The united nations today calculates that there are over 60 million refugees (UNHCR 18/06/2015); a number which no doubt sins as an underestimate, for it assumes the legal definition of “refugee”, whereas if one were to add the number of “undocumented” migrants and all of those for one reason or another forced to move, on a global scale – and “we are all becoming migrants”(6) – the total sum would no doubt be far greater. Indeed, it may today constitute the majority of the world’s population. (7) “Human rights” discourse is impotent in the face of this reality. To the extent that “human rights” were first articulated in parallel with citizen’s or civil rights, then their dependence on the power of the Nation State for their “effectiveness” was inevitable, though only revealed in the figure of the refugee.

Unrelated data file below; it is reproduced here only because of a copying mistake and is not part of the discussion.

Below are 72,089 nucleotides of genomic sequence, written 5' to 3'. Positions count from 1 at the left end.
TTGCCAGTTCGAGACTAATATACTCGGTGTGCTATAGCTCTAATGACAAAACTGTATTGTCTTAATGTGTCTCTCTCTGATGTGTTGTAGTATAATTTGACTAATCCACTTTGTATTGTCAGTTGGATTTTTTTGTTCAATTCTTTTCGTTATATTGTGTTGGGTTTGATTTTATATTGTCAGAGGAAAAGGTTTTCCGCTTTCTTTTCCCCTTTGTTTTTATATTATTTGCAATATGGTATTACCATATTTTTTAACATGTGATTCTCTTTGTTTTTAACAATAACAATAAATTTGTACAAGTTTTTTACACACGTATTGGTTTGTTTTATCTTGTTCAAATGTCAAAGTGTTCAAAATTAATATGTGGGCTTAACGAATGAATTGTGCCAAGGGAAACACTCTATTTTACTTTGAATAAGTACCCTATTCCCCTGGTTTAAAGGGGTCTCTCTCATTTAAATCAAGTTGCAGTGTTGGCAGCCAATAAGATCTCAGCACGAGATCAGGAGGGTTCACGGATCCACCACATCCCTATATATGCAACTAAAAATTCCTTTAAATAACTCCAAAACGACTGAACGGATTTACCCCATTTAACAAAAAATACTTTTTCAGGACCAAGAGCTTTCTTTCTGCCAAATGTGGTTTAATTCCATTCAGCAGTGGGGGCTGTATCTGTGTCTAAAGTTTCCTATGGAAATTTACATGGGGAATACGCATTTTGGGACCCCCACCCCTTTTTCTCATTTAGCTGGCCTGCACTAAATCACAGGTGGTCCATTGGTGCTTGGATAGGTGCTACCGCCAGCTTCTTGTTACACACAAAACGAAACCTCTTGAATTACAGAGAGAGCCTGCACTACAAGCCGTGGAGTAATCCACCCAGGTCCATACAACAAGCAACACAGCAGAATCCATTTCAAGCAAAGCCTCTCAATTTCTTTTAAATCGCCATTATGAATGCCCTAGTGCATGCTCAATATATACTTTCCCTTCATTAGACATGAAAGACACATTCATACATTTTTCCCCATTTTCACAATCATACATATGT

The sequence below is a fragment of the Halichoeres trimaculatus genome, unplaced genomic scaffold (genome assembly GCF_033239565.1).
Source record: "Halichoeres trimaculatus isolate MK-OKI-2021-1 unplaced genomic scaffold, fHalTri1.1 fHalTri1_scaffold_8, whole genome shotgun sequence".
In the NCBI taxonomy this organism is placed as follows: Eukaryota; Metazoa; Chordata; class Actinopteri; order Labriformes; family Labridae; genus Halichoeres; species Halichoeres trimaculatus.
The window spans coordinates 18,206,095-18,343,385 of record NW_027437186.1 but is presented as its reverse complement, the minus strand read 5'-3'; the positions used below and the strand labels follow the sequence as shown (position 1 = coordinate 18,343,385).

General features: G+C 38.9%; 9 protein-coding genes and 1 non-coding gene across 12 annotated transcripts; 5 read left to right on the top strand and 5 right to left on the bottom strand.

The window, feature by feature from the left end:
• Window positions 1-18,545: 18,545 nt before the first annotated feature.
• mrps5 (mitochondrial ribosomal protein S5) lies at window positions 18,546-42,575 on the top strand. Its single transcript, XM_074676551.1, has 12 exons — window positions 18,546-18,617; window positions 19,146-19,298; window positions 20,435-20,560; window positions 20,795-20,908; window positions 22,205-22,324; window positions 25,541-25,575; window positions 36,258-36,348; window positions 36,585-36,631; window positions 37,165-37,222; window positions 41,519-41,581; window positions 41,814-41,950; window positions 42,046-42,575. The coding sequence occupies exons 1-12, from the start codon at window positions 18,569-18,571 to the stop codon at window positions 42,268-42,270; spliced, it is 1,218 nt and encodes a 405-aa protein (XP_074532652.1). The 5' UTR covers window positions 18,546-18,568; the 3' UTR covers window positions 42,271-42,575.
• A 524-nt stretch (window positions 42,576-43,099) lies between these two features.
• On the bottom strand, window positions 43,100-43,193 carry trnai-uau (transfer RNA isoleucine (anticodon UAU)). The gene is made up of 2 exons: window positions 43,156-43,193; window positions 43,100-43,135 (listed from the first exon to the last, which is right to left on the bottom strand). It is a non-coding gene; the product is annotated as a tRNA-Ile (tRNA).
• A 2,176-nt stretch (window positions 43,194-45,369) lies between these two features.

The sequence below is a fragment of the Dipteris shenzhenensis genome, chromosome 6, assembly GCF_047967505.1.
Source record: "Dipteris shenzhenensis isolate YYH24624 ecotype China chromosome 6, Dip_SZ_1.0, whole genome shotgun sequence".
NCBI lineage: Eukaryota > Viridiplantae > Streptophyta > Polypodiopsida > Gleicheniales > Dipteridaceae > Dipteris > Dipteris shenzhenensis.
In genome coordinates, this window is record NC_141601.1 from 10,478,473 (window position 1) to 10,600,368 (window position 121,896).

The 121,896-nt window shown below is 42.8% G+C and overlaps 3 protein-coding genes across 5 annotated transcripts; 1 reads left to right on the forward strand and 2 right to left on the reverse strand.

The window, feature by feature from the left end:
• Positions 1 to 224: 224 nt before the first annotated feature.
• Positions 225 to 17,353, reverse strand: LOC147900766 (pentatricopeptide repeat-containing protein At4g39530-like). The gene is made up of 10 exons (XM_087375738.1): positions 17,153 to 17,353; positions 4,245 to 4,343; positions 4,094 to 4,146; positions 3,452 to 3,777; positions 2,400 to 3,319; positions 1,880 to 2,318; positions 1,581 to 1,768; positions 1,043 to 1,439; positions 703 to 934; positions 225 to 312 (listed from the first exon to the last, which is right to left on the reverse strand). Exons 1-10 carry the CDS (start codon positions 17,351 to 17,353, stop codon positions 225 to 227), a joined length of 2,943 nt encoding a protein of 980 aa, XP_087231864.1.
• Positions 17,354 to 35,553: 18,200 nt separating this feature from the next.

“If the refugee represents such a disquieting element in the order of the Nation-State, that is so primarily because, by breaking the identity between the human and the citizen and that between nativity and nationality, it brings the originary fiction of sovereignty to crisis. … What is new in our time is that growing sections of humankind are no longer representable inside the Nation-State – and this novelty threatens the very foundations of the latter. Inasmuch as the refugee, an apparently marginal figure, unhinges the old trinity of State-nation-territory, it deserves instead to be regarded as the central figure of our political history.” (8)